So if I'm talking to you, for instance, I'll say, "What's your Instagram or your screen handle?" And then I'm just like, "Oh, I'm going to send you a message or picture of your fur baby, and meanwhile it's something really cute, like, "Hey." Holding the baby, give them a big hug. Then we could give suggestions. So you might want to use these hashtags, Mom, if you really want to get this up and loaded.

I'm also really big on TikTok. I think TikTok is where it's at too. So you ask them, "Are you on TikTok?" And nine times out of 10 they're like, "Yes." Well, dogs of TikTok is a huge thing, we'd love to have you on there. At the end of the year, what you do is you do a holiday celebration and you put all the dogs that you used on TikTok and on Boomerang and you send it to video and, boom, there's your holiday party with your clients right there. Even better, it's a virtual party.

And you could do it monthly if you wanted to. You could do ... I think I was talking to you offline about having a monthly or a weekly yappy hour with the pet parents, and it's certainly easy. Just post it on your social media and you can say, "Friday at five o'clock Eastern Time Dr. Christman is going to be hosting a yappy hour. Here's the Zoom link to use if you're interested. We're going to give you a $10 gift card to anybody who has the cutest pet photo contest, or the cutest costume." And then we'll do a scavenger hunt for five minutes. Who is the first one that can find their dog's water dish or bring it to the camera? So really try to get them engaged and feel empowered, because right now we have no live events that we could do with our fur babies. So why not make it fun? We could do like a yappy hour every Friday.


Walk through your steps to your virtual yappy hour. What's the network that you're hosting it on? How are you promoting it? What are the specific things that you're using to fill the time and to make it an entertaining thing?


All you do is you post it on Instagram, Facebook, or your website. You post it also on your invoices. Let's just say August 1st at five o'clock Dr. Christman is going to be going live. Here is the Zoom link if you're interested. Please RSVP and let us know. On the day, have your receptionist check to see who has RSVPed or who has signed up, so that way you know who is going to be in the “room”.

Then you just open it up. So you're there for like 20 to 30 minutes. Some may ask you questions. So they click on the link and you say, "Hello everybody, happy yappy hour. Let me see everybody's fur babies." You can have a new cat parent that's like, "I just wanted to join because I've heard that there's going to be like a feline Friday thing that we're having." You go around, tell everybody who you are. You can ask them to tell you one fun thing. Why do you love her so much? What is it about Molly that you? So you're building that emotion right there. Then they'll bring them up to the camera and shake them a little bit, show them off or whatever. I think it's adorable, and you just have to just go gaga over it all. You’ve just got to eat it up. Listen, this is why we became veterinarians. We love them.

Sometimes you get so busy—you're in surgery, dealing with the technical things, making scientific decisions. But then you see this cuteness and then they come to the camera and they're like, "Oh my god, I just woke up. What are you doing?" It's so funny and also it makes you more relatable. So for instance, I bring my dogs to the camera, too, and show them I'm a dog dad and a pet parent just like them.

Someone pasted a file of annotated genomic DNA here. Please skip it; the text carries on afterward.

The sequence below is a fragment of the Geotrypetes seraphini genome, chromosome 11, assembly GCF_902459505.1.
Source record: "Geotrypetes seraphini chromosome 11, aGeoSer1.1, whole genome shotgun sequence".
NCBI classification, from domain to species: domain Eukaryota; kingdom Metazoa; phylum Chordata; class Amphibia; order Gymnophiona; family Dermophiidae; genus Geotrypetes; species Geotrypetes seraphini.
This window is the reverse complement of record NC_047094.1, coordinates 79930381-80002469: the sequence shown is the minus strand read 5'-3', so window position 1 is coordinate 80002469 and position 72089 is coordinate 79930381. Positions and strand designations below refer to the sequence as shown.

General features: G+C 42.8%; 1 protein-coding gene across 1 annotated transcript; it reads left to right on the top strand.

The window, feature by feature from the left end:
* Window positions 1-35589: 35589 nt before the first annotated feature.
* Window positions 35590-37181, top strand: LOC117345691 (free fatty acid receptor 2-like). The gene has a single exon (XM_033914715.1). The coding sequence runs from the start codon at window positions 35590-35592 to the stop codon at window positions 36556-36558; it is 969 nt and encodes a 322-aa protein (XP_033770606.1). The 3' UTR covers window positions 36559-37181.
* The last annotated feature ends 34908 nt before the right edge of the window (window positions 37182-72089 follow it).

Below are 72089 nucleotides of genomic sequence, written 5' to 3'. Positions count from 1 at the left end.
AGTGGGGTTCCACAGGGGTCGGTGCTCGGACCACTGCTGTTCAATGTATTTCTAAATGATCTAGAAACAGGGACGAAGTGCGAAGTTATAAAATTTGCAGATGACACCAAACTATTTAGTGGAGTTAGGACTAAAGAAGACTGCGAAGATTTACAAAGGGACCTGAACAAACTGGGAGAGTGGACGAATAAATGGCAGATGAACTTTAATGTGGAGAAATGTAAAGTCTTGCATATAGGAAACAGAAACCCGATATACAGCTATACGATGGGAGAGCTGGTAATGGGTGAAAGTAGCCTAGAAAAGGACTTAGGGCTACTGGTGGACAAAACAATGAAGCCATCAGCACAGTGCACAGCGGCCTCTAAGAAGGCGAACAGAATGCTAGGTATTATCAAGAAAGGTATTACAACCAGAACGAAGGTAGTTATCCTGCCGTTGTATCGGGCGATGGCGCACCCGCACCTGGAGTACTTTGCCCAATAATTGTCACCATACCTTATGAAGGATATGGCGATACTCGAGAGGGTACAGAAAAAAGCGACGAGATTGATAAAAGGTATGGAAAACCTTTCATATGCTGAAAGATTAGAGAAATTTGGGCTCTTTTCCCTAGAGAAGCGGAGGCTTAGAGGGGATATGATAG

Then I try to do one little piece of education for that one. So I’ll just say something like, "Hey guys, we're approaching the first of the month. I hope everybody has their flea, tick, or heartworm preventative on." You don't talk about which one, but you just talk about the reason why. Heartworm disease, you guys, mosquitoes are out there, it's hot out. Mention the precautions they need to take to prevent heatstroke. I’ll ask them, “What are some things that you guys can do to keep your dogs cool?” So you try to have a little bit of a conversation about that.

Then you try to reward them with some prizes too. So it could be like an eGift card for something like a complimentary nail trim, ear cleaning, office visit, or whatever else you want it to be. But who has the cutest dog out there? We are going to do the cutest pet photo contest. Any of those kinds of things are great just to get them engaged in the virtual space.

The other thing that we do is we use Kahoot. It's a polling app. It's free to do, but you can pay more if you want to go further. But when I teach at the college too, it's fun polling but you can also put pictures in. So you ask them to name the breed, for instance, and then you figure out who is the quickest to answer it. You can use it from your phone as well as your desktop. So you're using multiple devices, you're getting the engagement, and they just hit A, B, C, or D. I think those are fun things for engaging them.


Can you tell us how you're going to address the staffing shortage in the veterinary field, particularly during this crisis?


Again, if you told me six months ago that I'd be hosting multiple virtual recruiting events, I’d have said, “You have cats to be kitten me…” You can steal that one, it's a good one. One of the things that I like to do is I have Instagram live with the vet students. So I've been chatting with them. Every night I try to find a vet student and we just chat and just get to know one another. What I found in March was that these fourth-year students who were about to graduate were getting their offers rescinded because of COVID, and so they're out of a job. I kept seeing these posts like, "I'm looking for work. I'm looking for work." I can't get in because of COVID, I can't physically see anybody. So it got me thinking like, I wonder if we have like a live virtual recruiting event, how would that look? And so we did. We had one that had over 400 attendees actually. So it took some work to make that happen. I'm the moderator, and it's open to everybody. So not just veterinarians, but also hospital managers, veterinary technicians, etc. These practices are really looking for everybody essentially.